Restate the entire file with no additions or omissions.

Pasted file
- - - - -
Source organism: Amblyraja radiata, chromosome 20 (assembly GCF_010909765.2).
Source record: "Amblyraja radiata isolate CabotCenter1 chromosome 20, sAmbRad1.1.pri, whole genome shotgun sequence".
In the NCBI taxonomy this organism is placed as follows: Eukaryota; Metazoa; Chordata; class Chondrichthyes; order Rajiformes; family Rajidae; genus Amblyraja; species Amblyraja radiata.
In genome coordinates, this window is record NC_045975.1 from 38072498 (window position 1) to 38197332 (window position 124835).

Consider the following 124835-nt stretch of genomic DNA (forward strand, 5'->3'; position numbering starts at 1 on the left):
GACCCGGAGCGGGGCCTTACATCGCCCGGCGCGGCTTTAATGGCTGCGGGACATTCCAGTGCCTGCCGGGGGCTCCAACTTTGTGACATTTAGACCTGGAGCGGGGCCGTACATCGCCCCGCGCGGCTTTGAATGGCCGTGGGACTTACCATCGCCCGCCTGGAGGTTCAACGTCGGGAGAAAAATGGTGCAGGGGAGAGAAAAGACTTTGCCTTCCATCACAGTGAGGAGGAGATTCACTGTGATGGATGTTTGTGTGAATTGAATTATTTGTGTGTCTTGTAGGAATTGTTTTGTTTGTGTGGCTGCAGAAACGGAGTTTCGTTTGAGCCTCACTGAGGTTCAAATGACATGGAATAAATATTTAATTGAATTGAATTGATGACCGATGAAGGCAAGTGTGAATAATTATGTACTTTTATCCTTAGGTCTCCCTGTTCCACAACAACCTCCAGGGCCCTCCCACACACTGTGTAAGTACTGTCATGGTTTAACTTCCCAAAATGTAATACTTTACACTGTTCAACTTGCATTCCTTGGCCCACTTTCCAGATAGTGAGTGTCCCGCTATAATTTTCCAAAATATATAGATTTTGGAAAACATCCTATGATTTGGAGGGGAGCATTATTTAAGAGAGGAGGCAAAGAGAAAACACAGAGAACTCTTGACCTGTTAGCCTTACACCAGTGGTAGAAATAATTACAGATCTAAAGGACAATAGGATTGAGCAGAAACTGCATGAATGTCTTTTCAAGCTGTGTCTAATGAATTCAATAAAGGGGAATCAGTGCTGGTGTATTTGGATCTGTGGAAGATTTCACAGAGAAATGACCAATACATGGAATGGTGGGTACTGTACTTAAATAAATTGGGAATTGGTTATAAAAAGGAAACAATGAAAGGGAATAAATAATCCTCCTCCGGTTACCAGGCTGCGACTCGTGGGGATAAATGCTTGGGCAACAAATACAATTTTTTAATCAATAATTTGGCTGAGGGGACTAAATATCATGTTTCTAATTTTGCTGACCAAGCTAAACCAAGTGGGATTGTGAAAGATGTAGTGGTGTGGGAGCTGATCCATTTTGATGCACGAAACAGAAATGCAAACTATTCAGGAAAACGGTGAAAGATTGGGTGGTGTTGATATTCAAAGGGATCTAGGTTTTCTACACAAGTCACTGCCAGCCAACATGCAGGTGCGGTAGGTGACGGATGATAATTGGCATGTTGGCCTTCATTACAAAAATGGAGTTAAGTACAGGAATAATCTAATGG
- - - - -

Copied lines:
Source organism: Amblyraja radiata, chromosome 20 (assembly GCF_010909765.2).
Source record: "Amblyraja radiata isolate CabotCenter1 chromosome 20, sAmbRad1.1.pri, whole genome shotgun sequence".
In the NCBI taxonomy this organism is placed as follows: Eukaryota; Metazoa; Chordata; class Chondrichthyes; order Rajiformes; family Rajidae; genus Amblyraja; species Amblyraja radiata.
In genome coordinates, this window is record NC_045975.1 from 38072498 (window position 1) to 38197332 (window position 124835).

Consider the following 124835-nt stretch of genomic DNA (forward strand, 5'->3'; position numbering starts at 1 on the left):
GACCCGGAGCGGGGCCTTACATCGCCCGGCGCGGCTTTAATGGCTGCGGGACATTCCAGTGCCTGCCGGGGGCTCCAACTTTGTGACATTTAGACCTGGAGCGGGGCCGTACATCGCCCCGCGCGGCTTTGAATGGCCGTGGGACTTACCATCGCCCGCCTGGAGGTTCAACGTCGGGAGAAAAATGGTGCAGGGGAGAGAAAAGACTTTGCCTTCCATCACAGTGAGGAGGAGATTCACTGTGATGGATGTTTGTGTGAATTGAATTATTTGTGTGTCTTGTAGGAATTGTTTTGTTTGTGTGGCTGCAGAAACGGAGTTTCGTTTGAGCCTCACTGAGGTTCAAATGACATGGAATAAATATTTAATTGAATTGAATTGATGACCGATGAAGGCAAGTGTGAATAATTATGTACTTTTATCCTTAGGTCTCCCTGTTCCACAACAACCTCCAGGGCCCTCCCACACACTGTGTAAGTACTGTCATGGTTTAACTTCCCAAAATGTAATACTTTACACTGTTCAACTTGCATTCCTTGGCCCACTTTCCAGATAGTGAGTGTCCCGCTATAATTTTCCAAAATATATAGATTTTGGAAAACATCCTATGATTTGGAGGGGAGCATTATTTAAGAGAGGAGGCAAAGAGAAAACACAGAGAACTCTTGACCTGTTAGCCTTACACCAGTGGTAGAAATAATTACAGATCTAAAGGACAATAGGATTGAGCAGAAACTGCATGAATGTCTTTTCAAGCTGTGTCTAATGAATTCAATAAAGGGGAATCAGTGCTGGTGTATTTGGATCTGTGGAAGATTTCACAGAGAAATGACCAATACATGGAATGGTGGGTACTGTACTTAAATAAATTGGGAATTGGTTATAAAAAGGAAACAATGAAAGGGAATAAATAATCCTCCTCCGGTTACCAGGCTGCGACTCGTGGGGATAAATGCTTGGGCAACAAATACAATTTTTTAATCAATAATTTGGCTGAGGGGACTAAATATCATGTTTCTAATTTTGCTGACCAAGCTAAACCAAGTGGGATTGTGAAAGATGTAGTGGTGTGGGAGCTGATCCATTTTGATGCACGAAACAGAAATGCAAACTATTCAGGAAAACGGTGAAAGATTGGGTGGTGTTGATATTCAAAGGGATCTAGGTTTTCTACACAAGTCACTGCCAGCCAACATGCAGGTGCGGTAGGTGACGGATGATAATTGGCATGTTGGCCTTCATTACAAAAATGGAGTTAAGTACAGGAATAATCTAATGG